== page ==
1 Small thing about running PowerShell Core and Windows PowerShell side by side on Windows

*Updated August 23rd 2016 as there was a change between & to PSModulePath that I had missed – I will be blogging about this in more detail in a future post but for now check the updated section at the bottom of this post! *


If your like me and you want to test out PowerShell Core on you Windows machines as well as other *nix machines then you may get caught out with this like I did in the upgrade from to


You can grab the MSI installer for at https://github.com/PowerShell/PowerShell/releases/tag/v6.0.0-alpha.9  however do note that there are no Windows 7 or Windows 8 installers due to the requirements for WMF 4 to have been installed prior to WMF 5 as noted in this issue https://github.com/PowerShell/PowerShell/issues/1931 which links to this issue https://github.com/PowerShell/PowerShell/issues/1705
So lets get into the Side by Side stuff Smile


Once you’ve installed the MSI install you can run PowerShell 6.0.0.x alongside the Installed Version on your machine like so




This is because PowerShell 6x installs in the following Location C:\Program Files\PowerShell\ and as you can see below I have installed & on my machine.


This also means that if we look in our Start Menu you can see the following new options




*Note* This will not change your default version of PowerShell from the one that is at C:\Windows\System32\WindowsPowerShell\v1.0\ so if your running Windows10 on the Insider Fast ring like me then it will run 5.1.1405.1000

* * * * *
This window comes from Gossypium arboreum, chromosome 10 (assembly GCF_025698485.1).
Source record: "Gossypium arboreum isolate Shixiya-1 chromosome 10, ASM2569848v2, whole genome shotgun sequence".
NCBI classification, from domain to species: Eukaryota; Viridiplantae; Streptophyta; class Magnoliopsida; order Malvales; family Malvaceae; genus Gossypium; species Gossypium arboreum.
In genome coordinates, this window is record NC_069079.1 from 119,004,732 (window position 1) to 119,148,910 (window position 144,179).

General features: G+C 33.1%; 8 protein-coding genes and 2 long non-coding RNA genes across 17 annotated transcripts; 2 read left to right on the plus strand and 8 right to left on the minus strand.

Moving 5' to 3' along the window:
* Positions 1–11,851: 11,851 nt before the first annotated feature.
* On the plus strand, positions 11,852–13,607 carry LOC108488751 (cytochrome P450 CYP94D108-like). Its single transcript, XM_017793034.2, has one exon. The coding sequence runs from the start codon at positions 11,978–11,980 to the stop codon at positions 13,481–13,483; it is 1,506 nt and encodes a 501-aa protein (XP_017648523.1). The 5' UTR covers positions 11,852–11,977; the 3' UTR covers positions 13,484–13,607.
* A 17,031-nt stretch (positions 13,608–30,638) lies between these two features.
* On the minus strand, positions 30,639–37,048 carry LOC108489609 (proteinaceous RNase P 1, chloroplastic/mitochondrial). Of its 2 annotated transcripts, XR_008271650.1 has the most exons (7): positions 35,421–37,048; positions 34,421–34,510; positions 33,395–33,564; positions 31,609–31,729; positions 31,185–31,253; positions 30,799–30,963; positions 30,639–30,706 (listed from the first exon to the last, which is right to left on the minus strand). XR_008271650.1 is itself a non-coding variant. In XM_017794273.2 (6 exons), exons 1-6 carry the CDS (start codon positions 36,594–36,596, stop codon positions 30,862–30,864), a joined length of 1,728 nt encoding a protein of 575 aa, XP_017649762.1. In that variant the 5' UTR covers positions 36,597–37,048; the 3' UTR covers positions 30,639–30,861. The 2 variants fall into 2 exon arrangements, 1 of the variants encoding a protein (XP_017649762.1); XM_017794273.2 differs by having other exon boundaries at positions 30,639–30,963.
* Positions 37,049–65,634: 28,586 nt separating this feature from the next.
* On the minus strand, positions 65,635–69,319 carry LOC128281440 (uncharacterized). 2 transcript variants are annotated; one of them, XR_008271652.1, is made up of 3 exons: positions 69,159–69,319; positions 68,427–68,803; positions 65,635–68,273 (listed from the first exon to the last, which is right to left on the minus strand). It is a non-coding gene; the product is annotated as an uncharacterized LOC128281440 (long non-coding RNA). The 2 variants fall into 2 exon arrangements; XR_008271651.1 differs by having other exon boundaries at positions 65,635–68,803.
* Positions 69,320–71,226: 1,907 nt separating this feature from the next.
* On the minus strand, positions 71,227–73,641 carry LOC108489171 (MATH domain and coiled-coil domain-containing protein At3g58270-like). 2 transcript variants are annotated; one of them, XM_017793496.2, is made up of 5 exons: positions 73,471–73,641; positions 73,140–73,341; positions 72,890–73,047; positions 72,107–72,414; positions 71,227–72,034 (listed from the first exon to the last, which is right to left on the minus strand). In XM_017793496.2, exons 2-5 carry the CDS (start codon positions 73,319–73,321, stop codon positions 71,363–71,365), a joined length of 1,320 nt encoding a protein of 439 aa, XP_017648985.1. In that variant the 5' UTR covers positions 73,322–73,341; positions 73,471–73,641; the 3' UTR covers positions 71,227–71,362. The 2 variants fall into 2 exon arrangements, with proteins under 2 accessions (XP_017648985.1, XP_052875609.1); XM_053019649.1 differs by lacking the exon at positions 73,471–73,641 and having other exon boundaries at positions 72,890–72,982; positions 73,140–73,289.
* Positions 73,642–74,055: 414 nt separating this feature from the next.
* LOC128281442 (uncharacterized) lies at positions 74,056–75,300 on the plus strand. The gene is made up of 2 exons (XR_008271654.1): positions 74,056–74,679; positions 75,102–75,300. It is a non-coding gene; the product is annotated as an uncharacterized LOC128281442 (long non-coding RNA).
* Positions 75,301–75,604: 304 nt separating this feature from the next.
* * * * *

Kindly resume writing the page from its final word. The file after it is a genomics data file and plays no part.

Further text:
To run one of these alpha versions you have to explicitly do so from the Start menu (or a desktop link if you create one) so you can be sure that this will not cause your any issues with day to day PowerShell use.


Hopefully that clears up any potential confusion!


In the $profile Variable referenced the Windows PowerShell Documents location as can be seen below



Whereas in we have a new location as shown below



So when we load we wont get our profile to load as it doesn’t exist.

So that we can get our current profile to load in we can do what we would normally do and just use New-Item like I’ve shown below



This seems only to have been needed in & not – as the default values in for the PSModulePath are not what we have set in the ENV Variable and I’m not sure how this works but will dig in and post about this at a later date!.


Then next time we load we will have a working profile but the issue is that this will now enable loading of all the modules that we have in our PSModulePath environmental variable.


. However we can get round this by 1 simple line in our Profile

If ($PSVersionTable.PSEdition -ne ‘Desktop’)
{ if ($IsWindows -eq $true)
{  $version = $host.UI.RawUI.WindowTitle.Split(‘_’)[1] ;
$env:PSModulePath = “C:\Program Files\PowerShell\$version\Modules” ;
Write-Output ‘Removed all but the shipped Core modules’

This is a Windows only forwards compatible inclusion in your profile & will only affect the local session of PowerShell that is running.

So you can be sure that this will work across your Windows Machines however ideally we will get some amendments to PSVersionTable as noted in https://github.com/PowerShell/PowerShell/issues/1997 & https://github.com/PowerShell/PowerShell/issues/1936 to be able to tell the OS easier and more dynamically.


The $IsWindows variable is only available in PSCore along with $IsOSX , $IsLinux & $IsCoreCLR so you cannot currently use them in the Full Version of PowerShell and currently I don’t think that you can build the full version of PowerShell from the Repository to a 6x version. However this may change in future.

So you can actually with and above ignore the above section completely and comment that out of your profile (or delete it)


This is also a good example of the rate of change between the different alpha versions although I’ve checked the commit notes and cant see this change mentioned in a concise and easy to understand manner so I will feed this back to them to see if release notes can be improved in future.

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